0

A few months ago, my debit card information was stolen and used to purchase some computer equipment in the state of Oklahoma, but the perpetrator lives in the state of Florida and I live in the State of Texas.

My local law enforcement refused to take the case because it did not occur in my city and the local law enforcement of the city where the crime occurred in Oklahoma also refused to take the case saying the law enforcement of my city has to take it and they will just do a supplemental report.

So, my big question is, what law enforcement agency can I count on here in the United States when the police refuse to investigate a crime against me regarding my financials?

  • 1
    Do you actually lose money out of pocket? Or did the bank cover the loss and issue you a new card? – BlueDogRanch Jan 10 at 6:40
  • The local prosecutor would lead the case, not police; but not if you didn't lose any money, or at least a minimum that would be hundreds of dollars. – BlueDogRanch Jan 10 at 6:46
  • @BlueDogRanch, I reached out to both the busineses that processed the fraudulent charges, one was in Oklahoma, the other Bath and Body Works. The Oklahoma small business owner immediately realized what happened and reimbursed my money, Bath and Body Works did nothing for me. The bank reimbursed the Bath and Body Works charge after I submitted a dispute and yes I got a new card. – Daniel Jan 10 at 6:47
  • Per law.stackexchange.com/questions/46226/… you have no case, and no prosecutor is going to take a case that shows no loss. – BlueDogRanch Jan 10 at 6:48
  • @BlueDogRanch, had the local small business owner in Oklahoma had not returned my money, I would still be out hundreds of dollars. – Daniel Jan 10 at 6:48
2

The fact that the Oklahoma businessmen didn't reimburse you until you informed him it was a crime (because he didn't know it was a fraudulent charge) really means nothing. You recovered your loss, albeit by yourself. The bank covered the rest, like your earlier question: As a victim of debit card fraud, what are my legal options?

Few prosecutors will look into prosecuting a crime in hindsight since your losses were reimbursed or covered by the bank. A local prosecutor might look into the name of the fraudster to see if he/she has a previous record, and possibly tell law enforcement to keep that person in mind. The local prosecutor would lead the case, not police or law enforcement.

But again, if you didn't lose any money, or at least a minimum that would be hundreds of dollars, depending on local and state laws, nothing is going to happen. Talk to the county prosecutor's office in your county and see what the say; there will be a minimum of monetary loss, distant jurisdictions and other more important cases to consider, and since it's a free country, the miscreant will most likely crime again, until they're caught for something that can be prosecuted.

Credit/debit card fraud is very prevalent, and will remain so until prosecutors have time/money to pursue, laws become more strict, and the banking industry creates more technical protections. Check https://www.google.com/search?q=carder+sites to see what they are up against.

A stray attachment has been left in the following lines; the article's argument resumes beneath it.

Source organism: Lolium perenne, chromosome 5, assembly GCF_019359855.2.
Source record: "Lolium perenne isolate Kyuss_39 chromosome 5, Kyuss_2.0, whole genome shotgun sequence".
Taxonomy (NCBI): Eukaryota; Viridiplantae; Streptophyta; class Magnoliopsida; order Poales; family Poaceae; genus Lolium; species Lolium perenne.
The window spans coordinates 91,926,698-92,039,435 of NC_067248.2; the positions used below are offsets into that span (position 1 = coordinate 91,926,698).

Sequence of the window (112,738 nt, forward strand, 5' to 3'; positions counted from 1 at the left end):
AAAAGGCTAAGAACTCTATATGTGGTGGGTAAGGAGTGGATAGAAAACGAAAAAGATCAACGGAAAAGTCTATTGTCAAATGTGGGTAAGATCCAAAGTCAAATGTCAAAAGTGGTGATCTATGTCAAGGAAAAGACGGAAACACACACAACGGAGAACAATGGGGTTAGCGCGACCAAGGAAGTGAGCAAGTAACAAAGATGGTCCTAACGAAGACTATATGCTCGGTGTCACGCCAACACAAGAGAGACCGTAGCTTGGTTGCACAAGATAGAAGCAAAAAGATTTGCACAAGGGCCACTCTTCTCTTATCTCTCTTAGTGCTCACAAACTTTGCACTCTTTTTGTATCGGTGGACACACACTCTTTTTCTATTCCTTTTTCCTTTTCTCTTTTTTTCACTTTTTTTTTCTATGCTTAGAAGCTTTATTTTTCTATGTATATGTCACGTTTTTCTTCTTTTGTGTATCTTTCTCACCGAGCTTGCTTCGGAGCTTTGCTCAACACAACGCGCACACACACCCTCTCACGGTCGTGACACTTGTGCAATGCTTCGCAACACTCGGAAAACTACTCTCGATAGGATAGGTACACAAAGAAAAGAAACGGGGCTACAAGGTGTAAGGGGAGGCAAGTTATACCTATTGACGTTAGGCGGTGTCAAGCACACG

• It’s worth noting just how low of a priority that this sort of crime is - it’s the financial equivalent of shoplifting, and if there’s any investigatory legwork to be done, no one is going to touch it with a barge pole because the return simply isn’t worth it in most cases. Unless it’s part of an organised ring or criminal mastermind, it’s going to be filed and forgotten about. If they ever manage to catch the person involved, your case might form the basis of a prosecution with dozens of other victims, but on its own? Forget it. – Moo Jan 10 at 8:32
  • @Moo, this is very insightful. Its funny how marketing of a certain topic is never accurate or it serves a different purpose. On television you see so much of how financial fraud crimes are serious and important and XYZ entity is doing such and such to stop it. I have learned a lot, like its safer to use credit cards because they have the resources to stop it and enact protections whereas banks are limited in resources to stop this kind of crime. In fact, Frank Abgnale said he would never recommend use of debit card, he never uses one himself. – Daniel Jan 10 at 16:06
  • 1
    It also kind of sends the message that you can hack financial fraud law if you steal the creds from one state, live in another and commit the fraud in a third state. I am in tech so among my colleagues finding the hack means finding the loophole or vulnerability in the law. Indeed, it can be said this guy was lucky or he is a genius and figured it out, so he will live to do it again another day, its a free country unless you do this to the State, I bet then its a free country turns into a file and an ongoing investigation paid for by all of us. – Daniel Jan 10 at 16:11
  • @Daniel Notice how it's marketing. That means there's a company looking to make a profit by providing a service (or other good) that people desire but have difficulties acquiring. The very existence of those advertisements should suggest to you that the legal, government-level mechanisms for dealing with them are inadequate. Otherwise there wouldn't be any room for them to operate and profit. – zibadawa timmy Jan 12 at 7:22
  • @zibadawatimmy, hmm, good point. Everyone's answer has been very educational I must say. I think most Americans are like me, we really don't know how all this works until it happens. I will say I have heard fellow engineers tell me I would be shocked at how laissez-faire banks and financial institutions are with passwords and cybersecurity. I guess I should not be that surprised. – Daniel Jan 12 at 21:52

Your Answer

By clicking “Post Your Answer”, you agree to our terms of service, privacy policy and cookie policy

Not the answer you're looking for? Browse other questions tagged or ask your own question.